A guide to working with Agile and DevOps methods
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What does DevOps mean and what about Agile? Those are the questions I asked Anders Wallgren, CTO of Electric Cloud; Steve Brodie, CEO of Electric Cloud; and Dan Perez, a software developer/engineer at Hewlett Packard Enterprise during the DevOps Enterprise Summit 2016 (DOES) in San Francisco.
First up, of course, was what does DevOps mean? Wallgren, who has been a bit critical of Agile in the past, referred to the conference as a "DevOps support group," and stressed that DevOps is about culture. (The conference wasn't "tech heavy" at all, in fact; people were heard in the hallways wondering where all the tools were.)
Brodie agreed. "Culture is the differentiator," he explained. "Automation is critical but we have to realize the culture thing makes the difference. Technology without the culture is not going to get the outcomes."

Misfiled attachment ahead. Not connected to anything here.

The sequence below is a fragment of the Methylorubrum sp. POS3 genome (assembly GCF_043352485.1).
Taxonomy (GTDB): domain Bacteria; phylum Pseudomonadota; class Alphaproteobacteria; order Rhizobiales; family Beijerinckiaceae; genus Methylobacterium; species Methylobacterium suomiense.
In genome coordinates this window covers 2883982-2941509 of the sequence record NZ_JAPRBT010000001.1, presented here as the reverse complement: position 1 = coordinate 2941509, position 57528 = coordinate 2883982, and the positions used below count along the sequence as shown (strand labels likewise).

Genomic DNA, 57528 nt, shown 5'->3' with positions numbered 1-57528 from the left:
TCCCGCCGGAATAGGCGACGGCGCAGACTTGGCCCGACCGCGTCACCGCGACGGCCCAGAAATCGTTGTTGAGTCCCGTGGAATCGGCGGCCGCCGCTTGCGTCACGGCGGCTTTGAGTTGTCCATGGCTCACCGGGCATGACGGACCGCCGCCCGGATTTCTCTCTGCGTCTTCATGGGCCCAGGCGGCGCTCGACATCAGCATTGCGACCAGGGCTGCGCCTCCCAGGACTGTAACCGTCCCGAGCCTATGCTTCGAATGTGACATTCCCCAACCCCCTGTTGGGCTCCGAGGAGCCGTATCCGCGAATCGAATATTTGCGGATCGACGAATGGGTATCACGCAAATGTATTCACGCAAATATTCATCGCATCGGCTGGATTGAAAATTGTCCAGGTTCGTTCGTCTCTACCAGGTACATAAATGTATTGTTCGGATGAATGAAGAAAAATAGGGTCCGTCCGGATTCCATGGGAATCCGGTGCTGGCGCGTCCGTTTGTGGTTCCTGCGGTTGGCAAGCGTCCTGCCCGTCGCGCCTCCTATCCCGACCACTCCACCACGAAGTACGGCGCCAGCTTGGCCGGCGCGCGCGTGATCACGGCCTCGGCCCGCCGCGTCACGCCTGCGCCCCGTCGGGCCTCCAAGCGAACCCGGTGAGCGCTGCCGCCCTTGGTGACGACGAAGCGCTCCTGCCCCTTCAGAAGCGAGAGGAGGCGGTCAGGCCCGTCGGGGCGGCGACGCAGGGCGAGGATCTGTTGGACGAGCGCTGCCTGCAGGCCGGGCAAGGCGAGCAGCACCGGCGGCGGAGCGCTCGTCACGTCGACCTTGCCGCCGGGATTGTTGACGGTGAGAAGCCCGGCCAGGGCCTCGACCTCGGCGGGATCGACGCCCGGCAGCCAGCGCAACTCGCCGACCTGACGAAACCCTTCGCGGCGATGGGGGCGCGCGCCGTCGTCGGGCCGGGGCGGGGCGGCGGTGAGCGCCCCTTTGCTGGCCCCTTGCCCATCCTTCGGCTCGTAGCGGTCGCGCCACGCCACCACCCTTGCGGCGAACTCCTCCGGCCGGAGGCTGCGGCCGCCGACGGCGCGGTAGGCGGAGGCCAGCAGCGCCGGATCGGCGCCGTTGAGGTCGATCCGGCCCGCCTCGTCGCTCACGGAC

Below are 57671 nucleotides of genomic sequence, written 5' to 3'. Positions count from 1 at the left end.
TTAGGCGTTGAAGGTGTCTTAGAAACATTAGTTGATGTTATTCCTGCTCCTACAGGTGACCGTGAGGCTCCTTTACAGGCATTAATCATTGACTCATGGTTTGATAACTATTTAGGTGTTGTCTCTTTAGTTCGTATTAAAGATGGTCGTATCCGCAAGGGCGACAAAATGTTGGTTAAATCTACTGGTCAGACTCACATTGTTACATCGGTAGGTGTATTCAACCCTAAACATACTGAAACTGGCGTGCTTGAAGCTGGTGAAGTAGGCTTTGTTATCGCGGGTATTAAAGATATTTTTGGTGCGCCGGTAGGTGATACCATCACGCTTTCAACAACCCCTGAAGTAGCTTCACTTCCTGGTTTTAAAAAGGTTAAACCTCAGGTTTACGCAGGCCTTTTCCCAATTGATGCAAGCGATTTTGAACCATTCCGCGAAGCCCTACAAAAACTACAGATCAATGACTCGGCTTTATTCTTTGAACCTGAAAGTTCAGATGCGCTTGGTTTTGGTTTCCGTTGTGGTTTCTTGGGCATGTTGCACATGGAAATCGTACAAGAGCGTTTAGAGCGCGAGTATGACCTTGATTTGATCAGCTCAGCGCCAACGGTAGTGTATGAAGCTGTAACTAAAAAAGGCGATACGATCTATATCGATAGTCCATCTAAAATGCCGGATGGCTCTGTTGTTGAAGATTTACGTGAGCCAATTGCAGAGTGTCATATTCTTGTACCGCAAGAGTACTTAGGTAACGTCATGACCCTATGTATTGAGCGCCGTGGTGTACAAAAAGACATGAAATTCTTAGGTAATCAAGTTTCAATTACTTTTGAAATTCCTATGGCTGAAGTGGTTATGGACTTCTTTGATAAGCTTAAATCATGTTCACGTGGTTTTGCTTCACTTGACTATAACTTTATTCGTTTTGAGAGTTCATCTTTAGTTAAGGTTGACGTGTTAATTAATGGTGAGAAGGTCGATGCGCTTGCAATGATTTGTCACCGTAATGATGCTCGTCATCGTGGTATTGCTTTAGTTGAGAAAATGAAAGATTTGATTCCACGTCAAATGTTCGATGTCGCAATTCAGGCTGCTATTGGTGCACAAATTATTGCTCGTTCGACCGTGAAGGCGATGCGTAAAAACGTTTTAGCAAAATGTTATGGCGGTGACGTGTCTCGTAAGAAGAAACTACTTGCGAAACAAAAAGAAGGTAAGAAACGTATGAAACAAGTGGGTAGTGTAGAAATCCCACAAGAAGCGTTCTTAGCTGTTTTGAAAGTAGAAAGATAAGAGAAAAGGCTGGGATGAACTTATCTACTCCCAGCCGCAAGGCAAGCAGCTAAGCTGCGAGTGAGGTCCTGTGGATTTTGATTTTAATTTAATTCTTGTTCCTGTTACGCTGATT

The question, "What does DevOps mean?" was interpreted a bit differently by HPE's Perez. He pointed to his organization's many acquisitions and changes as the reason DevOps is so important. If you do it right, he explained, it's repeatable, and that gets a company or a division or even a group through all kinds of changes.
So where does this leave Agile? It's supposed to "encompass the whole thing," Wallgren said, but he argued it was heavily focused on developers and QA and perhaps not quite enough on delivery. But that doesn't mean Agile is necessarily going away, just being expanded upon. Brodie agreed: "(DevOps) is really an evolution and an extension of Agile."
And going forward, DevOps will expand as well, to include the business side, Perez said.